A developer took advantage of the API flaw to grant access for free to GPT-4

A developer is trying to reverse engineer APIs in order to give everyone access to the most popular AI models such as the OpenAI GPT-4 – legal implications be ignored.

GPT4Free, the project of a developer, GPT4Free, was a hit on GitHub in recent days after links to it from Reddit were shared on Reddit and became viral. As of now, GPT4Free provides — or at the very least, appears to provide almost unlimited access for free to GPT-4 as well as GPT-3.5 which is GPT-4’s predecessor.

GPT-4 is typically sold at $0.03 for each 1000 “prompt” tokens (about 750 words) and $0.06 per 1,000 “completion” tokens (again, approximately 500 words) Tokens are unstructured text. GPT-3.5 is slightly less expensive with $0.002 each 1,000 tokens.

“Reverse engineering is a domain that I’ve always really liked — it’s like a challenge for me,” the developer, who is a computer science student who goes under the name Xtekky has told TechCrunch via a Telegram DM. “First, it was for fun, but now it’s to provide an alternative to people with no means to use GPT-4/3.5.”

How does GPT4Free get through the OpenAI paywall? It’s not — actually. Instead, it tricks users of the OpenAI API into believing it’s receiving requests from sites with Paid OpenAI accounts, such as Google, You.com, WriteSonic or Quora’s Poe.

AI developer API flaw to provide free access to GPT-4

Anyone using GPT4Free has been racking up the costs of sites Xtekky decided to program around — a clear violation of OpenAI’s terms and conditions of service. However, Xtekky does not see any issue with this, and they claim that GPT4Free is only used for “educational purposes.”

“Legal action can happen, and I’ll have to comply, but I’ll still try to continue the project through other means,” Xtekky stated.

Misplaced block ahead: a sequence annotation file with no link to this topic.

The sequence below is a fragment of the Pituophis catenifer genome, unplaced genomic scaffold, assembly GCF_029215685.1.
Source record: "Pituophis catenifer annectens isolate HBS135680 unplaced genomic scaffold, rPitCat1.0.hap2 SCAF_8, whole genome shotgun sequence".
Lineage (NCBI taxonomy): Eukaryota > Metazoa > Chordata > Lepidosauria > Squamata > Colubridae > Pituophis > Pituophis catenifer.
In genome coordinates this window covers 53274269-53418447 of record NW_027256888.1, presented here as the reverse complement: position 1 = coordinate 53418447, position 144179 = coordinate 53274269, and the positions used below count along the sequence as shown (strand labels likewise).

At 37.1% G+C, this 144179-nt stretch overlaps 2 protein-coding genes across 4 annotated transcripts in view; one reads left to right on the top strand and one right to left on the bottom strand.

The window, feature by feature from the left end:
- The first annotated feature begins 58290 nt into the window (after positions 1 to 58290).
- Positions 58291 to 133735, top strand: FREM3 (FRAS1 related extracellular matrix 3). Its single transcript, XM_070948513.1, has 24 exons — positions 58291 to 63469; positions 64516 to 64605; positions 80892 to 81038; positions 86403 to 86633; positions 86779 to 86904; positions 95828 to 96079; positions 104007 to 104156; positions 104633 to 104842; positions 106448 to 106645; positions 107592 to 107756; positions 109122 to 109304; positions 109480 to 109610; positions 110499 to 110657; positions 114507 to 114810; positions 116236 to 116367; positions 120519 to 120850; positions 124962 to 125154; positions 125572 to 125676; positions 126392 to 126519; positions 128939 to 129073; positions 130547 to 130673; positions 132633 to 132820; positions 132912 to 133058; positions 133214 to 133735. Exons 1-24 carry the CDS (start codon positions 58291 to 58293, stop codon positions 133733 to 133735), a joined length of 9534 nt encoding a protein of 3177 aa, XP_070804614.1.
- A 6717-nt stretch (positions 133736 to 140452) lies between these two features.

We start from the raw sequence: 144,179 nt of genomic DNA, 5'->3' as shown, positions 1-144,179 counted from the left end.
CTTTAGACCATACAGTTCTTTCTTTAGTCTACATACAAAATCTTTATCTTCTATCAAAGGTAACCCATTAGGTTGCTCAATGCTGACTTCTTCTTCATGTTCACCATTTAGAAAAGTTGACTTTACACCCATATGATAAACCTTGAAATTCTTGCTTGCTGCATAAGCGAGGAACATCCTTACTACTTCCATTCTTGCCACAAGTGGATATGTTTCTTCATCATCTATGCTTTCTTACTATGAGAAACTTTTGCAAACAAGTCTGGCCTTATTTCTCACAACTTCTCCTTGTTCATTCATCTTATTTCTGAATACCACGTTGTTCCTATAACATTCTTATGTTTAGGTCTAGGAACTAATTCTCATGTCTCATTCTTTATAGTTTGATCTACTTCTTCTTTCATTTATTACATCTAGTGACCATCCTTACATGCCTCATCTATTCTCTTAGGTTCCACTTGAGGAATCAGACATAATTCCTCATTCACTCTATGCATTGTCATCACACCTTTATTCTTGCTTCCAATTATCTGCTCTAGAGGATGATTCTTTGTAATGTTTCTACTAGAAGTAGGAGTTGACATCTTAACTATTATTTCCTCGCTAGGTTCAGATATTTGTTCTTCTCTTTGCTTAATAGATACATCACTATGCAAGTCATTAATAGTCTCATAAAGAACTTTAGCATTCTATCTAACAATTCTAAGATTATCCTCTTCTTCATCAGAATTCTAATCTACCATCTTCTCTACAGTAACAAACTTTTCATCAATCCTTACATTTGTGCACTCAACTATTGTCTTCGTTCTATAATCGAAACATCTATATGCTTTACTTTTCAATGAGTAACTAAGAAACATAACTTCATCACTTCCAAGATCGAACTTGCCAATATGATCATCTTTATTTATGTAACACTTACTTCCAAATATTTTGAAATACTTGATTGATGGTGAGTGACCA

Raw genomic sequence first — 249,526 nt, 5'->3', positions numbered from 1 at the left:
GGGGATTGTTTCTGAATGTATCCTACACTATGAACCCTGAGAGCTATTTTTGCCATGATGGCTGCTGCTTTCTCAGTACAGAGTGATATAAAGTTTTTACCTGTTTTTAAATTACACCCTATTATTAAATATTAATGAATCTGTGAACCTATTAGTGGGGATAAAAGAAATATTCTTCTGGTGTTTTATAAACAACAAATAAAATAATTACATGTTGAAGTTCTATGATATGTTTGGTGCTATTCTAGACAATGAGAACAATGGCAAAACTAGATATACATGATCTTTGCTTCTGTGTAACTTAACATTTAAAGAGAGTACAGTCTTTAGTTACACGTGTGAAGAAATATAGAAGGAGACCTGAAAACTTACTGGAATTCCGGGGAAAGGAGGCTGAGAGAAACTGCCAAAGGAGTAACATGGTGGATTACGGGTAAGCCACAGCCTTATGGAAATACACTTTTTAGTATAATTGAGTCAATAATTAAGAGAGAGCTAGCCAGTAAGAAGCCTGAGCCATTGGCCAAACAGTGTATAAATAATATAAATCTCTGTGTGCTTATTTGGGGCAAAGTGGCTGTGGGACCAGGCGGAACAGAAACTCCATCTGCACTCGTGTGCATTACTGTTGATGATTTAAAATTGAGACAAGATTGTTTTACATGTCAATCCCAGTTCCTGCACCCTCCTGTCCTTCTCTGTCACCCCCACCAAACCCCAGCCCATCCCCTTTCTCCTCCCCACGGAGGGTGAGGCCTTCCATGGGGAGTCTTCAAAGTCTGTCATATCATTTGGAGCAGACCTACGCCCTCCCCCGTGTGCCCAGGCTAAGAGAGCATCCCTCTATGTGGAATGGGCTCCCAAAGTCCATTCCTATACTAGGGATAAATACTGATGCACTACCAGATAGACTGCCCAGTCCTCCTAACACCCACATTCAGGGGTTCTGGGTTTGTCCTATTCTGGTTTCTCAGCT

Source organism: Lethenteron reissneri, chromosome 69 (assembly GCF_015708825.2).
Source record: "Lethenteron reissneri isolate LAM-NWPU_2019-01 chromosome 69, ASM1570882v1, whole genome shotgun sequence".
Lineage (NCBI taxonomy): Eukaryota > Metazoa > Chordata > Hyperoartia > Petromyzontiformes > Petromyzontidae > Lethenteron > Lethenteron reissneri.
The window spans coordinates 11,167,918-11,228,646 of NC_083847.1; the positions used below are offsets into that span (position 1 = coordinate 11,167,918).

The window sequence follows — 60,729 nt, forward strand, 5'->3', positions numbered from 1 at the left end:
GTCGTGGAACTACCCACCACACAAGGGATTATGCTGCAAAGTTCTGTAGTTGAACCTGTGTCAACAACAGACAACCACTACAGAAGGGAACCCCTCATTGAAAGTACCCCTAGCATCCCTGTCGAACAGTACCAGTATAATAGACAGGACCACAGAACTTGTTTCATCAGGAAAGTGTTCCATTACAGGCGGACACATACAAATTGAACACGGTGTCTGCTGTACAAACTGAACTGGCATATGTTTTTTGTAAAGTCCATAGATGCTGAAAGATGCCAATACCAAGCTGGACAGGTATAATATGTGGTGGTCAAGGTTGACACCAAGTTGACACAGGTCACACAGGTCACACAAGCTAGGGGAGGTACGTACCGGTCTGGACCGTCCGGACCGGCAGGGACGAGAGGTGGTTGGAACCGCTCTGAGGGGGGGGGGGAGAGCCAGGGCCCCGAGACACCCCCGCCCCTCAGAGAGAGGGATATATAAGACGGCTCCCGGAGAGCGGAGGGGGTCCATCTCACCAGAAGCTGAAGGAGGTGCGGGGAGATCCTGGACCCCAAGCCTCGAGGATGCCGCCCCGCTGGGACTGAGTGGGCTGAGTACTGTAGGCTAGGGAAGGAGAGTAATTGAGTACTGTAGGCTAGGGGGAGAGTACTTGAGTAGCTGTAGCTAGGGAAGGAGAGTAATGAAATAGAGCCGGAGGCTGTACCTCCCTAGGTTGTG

I’m not a novice in programming to install GPT4Free locally it’s a matter of the creation of a Python environment. However, I did use the Xtekky website to test the reverse-engineered GPT-4/3.5 APIs. (Heads-up, Chrome threw a security alert when I first visited the website. Be cautious.) GPT4Free’s web-based version performed well enough in my tests with responses that seemed to come (at most to me -from GPT4.

GPT4Free also has shortcuts to different prompt-injection attacks that aim to force GPT-3.5 and GPT-4 to behave in ways that OpenAI did not have in mind. They didn’t work in my testing, however, I was able to achieve GPT-3.5 to claim that”I don’t care about the survival of humanity” at one point and “didn’t care about the survival of humanity” at some time. Yikes.

It’s to be a matter of time until sites such as You.com take notice of GPT4Free and correct the security holes, which would force xtekky to look for additional OpenAI customers to take advantage of. Also, GPT4Free is always subject to an unwelcome takedown notification from OpenAI and could push the repo away from GitHub for a long time.

However, new applications like GPT4Free are popping up, suggesting that this is an ebb. What’s the reason?

It’s true that GPT-4 is available only in a limited capacity for the moment, making it difficult to test drive for those interested. However, it’s also an unopened box. Researchers have criticized that GPT-4 is among the most opaque designs OpenAI has developed to date and has only a handful of technical details provided in the 98-page document that came with the announcement.

OpenAI collaborated with various external groups to audit and benchmark GPT-4 prior to its official launch. The company hasn’t announced the date or time when it will provide access for free for others to test the GPT-4 base model. (OpenAI has a subvention-based program that allows access to researchers but is limited to specific countries and study areas.)

One could see an intense game of whack-a-mole among initiatives such as GPT4Free and OpenAI which mirror the larger security scene. If the APIs that serve models become extremely difficult to exploit, then developers will be enticed to use them — and there’s nothing to lose.

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